I am a retired and still active researcher working to get gender in aquaculture and fisheries research and development onto policy, practice and research agendas. For more than 4 decades, my career has focused on fisheries, marine conservation and rural research. Gradually, over the last twenty years, however, my special interest has turned to helping organise conferences, write about and promote the profile of women/gender in aquaculture and fisheries. Many colleagues and I, women and men such as my early mentor the late Dr M.C. Nandeesha, have been working to integrate gender themes into the work of professional fisheries societies, especially the Asian Fisheries Society and the International Institute of Fisheries Economics and Trade. In 2017, the Asian Fisheries Society became the first professional society to form a Gender in Aquaculture and Fisheries Section (GAFS)
What drives me?
Women make enormous contributions to putting fish and other aquatic products such as those from seaweed into the diets and lives of all people on earth, but they get scant recognition and often few of the benefits. As a long term researcher, I have worked with many researchers and development practitioners to get more attention and projects focused on women and gender equality. We have come up against a disbelief that women actually worked in fisheries, a lack of expertise and funding for research and projects, and sometimes even antagonism towards the idea of women being considered as important in the sector.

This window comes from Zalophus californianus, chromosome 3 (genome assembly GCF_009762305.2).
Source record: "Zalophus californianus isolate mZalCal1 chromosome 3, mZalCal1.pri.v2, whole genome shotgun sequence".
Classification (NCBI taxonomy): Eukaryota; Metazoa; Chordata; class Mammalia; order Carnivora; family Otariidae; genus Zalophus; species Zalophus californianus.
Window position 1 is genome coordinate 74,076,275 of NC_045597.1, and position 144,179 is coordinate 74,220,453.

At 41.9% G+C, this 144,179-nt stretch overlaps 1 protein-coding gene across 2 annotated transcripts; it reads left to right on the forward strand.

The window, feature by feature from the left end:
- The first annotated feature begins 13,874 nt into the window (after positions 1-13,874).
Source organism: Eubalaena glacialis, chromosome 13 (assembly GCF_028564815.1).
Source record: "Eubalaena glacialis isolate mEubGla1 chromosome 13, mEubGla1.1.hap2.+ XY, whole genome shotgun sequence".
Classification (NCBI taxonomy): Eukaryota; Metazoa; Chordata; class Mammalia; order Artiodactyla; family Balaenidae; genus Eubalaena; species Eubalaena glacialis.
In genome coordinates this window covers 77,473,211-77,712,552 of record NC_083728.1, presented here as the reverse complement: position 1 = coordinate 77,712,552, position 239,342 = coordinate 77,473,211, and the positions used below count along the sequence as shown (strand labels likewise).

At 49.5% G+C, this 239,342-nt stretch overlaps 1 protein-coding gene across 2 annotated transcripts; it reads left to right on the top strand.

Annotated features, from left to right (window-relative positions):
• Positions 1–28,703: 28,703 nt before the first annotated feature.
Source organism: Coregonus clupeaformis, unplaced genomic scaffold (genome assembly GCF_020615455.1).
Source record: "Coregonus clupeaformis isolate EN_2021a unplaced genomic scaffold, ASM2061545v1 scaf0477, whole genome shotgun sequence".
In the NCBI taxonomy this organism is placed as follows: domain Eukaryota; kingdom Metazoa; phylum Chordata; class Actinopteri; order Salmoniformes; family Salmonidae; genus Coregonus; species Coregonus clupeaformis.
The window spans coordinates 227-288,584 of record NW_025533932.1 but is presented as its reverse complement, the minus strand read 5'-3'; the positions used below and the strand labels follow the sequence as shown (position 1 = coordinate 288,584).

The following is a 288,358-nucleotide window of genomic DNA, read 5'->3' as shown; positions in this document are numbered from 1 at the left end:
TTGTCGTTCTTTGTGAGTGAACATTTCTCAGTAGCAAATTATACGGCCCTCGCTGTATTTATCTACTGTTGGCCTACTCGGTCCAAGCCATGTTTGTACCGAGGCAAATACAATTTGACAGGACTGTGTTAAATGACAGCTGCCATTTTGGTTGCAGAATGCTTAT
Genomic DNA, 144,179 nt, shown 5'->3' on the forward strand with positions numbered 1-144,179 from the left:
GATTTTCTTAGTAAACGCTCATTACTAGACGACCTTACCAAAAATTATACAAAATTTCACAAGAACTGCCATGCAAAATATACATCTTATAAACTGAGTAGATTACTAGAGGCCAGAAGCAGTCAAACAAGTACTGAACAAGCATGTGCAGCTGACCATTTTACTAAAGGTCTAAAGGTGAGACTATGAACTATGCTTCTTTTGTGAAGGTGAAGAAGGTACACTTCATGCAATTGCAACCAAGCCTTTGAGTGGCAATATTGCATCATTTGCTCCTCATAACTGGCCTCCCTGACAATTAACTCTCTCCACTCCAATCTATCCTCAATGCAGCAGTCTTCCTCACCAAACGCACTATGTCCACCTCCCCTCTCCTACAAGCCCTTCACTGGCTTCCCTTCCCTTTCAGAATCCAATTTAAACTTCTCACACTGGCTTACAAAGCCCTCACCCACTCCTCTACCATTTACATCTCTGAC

What I love about being a woman in the seafood industry
The fish sector is vibrant and surprising. People –women and men – who work in any part of it are the most committed and engaged of any I have met. Professor John Dillon, a famous Australian agricultural economist and organisational leader, and once my Board Chair, remarked that he had never met people like those in fisheries: we studied fish and fisheries, we ate fish and over dinner we talked only about the fish and our passion for it!
Women who engage actively really have a future in the seafood industry.
Thoughts about the future of women in the fish sector
We have seen cases of great promise and growing evidence that when women stand up for their rights to fish, become entrepreneurial, grow their assets and understand their markets, they can make a positive difference in their lives, and those of their households and communities.